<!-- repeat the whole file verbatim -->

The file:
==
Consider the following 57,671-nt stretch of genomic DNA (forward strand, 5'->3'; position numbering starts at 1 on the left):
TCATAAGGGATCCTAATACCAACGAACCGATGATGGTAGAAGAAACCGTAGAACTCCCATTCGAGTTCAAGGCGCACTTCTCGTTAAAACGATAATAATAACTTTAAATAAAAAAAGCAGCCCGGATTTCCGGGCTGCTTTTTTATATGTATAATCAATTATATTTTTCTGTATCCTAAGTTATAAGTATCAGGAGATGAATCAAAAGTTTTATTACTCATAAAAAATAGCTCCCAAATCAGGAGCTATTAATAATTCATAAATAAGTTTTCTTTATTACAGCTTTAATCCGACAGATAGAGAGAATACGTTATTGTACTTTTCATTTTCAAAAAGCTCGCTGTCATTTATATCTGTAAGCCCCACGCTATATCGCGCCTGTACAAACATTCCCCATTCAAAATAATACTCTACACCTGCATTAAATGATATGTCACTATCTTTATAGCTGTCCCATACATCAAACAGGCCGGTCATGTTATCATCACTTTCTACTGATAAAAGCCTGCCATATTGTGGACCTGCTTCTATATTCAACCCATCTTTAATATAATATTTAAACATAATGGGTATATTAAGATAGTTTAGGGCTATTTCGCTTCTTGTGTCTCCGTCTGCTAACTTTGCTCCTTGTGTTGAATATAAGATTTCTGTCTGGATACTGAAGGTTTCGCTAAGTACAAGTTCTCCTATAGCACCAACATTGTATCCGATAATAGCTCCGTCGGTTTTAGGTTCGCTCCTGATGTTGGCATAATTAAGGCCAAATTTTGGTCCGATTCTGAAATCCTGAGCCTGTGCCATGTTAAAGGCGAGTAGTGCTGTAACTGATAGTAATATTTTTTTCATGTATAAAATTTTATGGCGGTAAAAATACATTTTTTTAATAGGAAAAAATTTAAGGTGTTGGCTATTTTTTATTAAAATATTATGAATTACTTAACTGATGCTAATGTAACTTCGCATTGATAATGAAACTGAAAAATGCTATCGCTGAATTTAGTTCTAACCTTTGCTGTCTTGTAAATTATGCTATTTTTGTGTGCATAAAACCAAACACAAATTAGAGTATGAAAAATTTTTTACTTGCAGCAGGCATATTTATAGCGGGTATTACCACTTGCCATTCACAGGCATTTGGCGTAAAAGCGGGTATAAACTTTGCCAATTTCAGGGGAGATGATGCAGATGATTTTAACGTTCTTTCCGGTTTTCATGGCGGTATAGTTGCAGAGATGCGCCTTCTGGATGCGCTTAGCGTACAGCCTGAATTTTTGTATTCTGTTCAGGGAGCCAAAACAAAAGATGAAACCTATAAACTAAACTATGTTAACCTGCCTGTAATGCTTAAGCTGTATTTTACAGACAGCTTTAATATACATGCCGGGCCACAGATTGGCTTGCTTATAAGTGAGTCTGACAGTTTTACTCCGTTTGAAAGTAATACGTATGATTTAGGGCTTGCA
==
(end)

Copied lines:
Consider the following 57,671-nt stretch of genomic DNA (forward strand, 5'->3'; position numbering starts at 1 on the left):
TCATAAGGGATCCTAATACCAACGAACCGATGATGGTAGAAGAAACCGTAGAACTCCCATTCGAGTTCAAGGCGCACTTCTCGTTAAAACGATAATAATAACTTTAAATAAAAAAAGCAGCCCGGATTTCCGGGCTGCTTTTTTATATGTATAATCAATTATATTTTTCTGTATCCTAAGTTATAAGTATCAGGAGATGAATCAAAAGTTTTATTACTCATAAAAAATAGCTCCCAAATCAGGAGCTATTAATAATTCATAAATAAGTTTTCTTTATTACAGCTTTAATCCGACAGATAGAGAGAATACGTTATTGTACTTTTCATTTTCAAAAAGCTCGCTGTCATTTATATCTGTAAGCCCCACGCTATATCGCGCCTGTACAAACATTCCCCATTCAAAATAATACTCTACACCTGCATTAAATGATATGTCACTATCTTTATAGCTGTCCCATACATCAAACAGGCCGGTCATGTTATCATCACTTTCTACTGATAAAAGCCTGCCATATTGTGGACCTGCTTCTATATTCAACCCATCTTTAATATAATATTTAAACATAATGGGTATATTAAGATAGTTTAGGGCTATTTCGCTTCTTGTGTCTCCGTCTGCTAACTTTGCTCCTTGTGTTGAATATAAGATTTCTGTCTGGATACTGAAGGTTTCGCTAAGTACAAGTTCTCCTATAGCACCAACATTGTATCCGATAATAGCTCCGTCGGTTTTAGGTTCGCTCCTGATGTTGGCATAATTAAGGCCAAATTTTGGTCCGATTCTGAAATCCTGAGCCTGTGCCATGTTAAAGGCGAGTAGTGCTGTAACTGATAGTAATATTTTTTTCATGTATAAAATTTTATGGCGGTAAAAATACATTTTTTTAATAGGAAAAAATTTAAGGTGTTGGCTATTTTTTATTAAAATATTATGAATTACTTAACTGATGCTAATGTAACTTCGCATTGATAATGAAACTGAAAAATGCTATCGCTGAATTTAGTTCTAACCTTTGCTGTCTTGTAAATTATGCTATTTTTGTGTGCATAAAACCAAACACAAATTAGAGTATGAAAAATTTTTTACTTGCAGCAGGCATATTTATAGCGGGTATTACCACTTGCCATTCACAGGCATTTGGCGTAAAAGCGGGTATAAACTTTGCCAATTTCAGGGGAGATGATGCAGATGATTTTAACGTTCTTTCCGGTTTTCATGGCGGTATAGTTGCAGAGATGCGCCTTCTGGATGCGCTTAGCGTACAGCCTGAATTTTTGTATTCTGTTCAGGGAGCCAAAACAAAAGATGAAACCTATAAACTAAACTATGTTAACCTGCCTGTAATGCTTAAGCTGTATTTTACAGACAGCTTTAATATACATGCCGGGCCACAGATTGGCTTGCTTATAAGTGAGTCTGACAGTTTTACTCCGTTTGAAAGTAATACGTATGATTTAGGGCTTGCA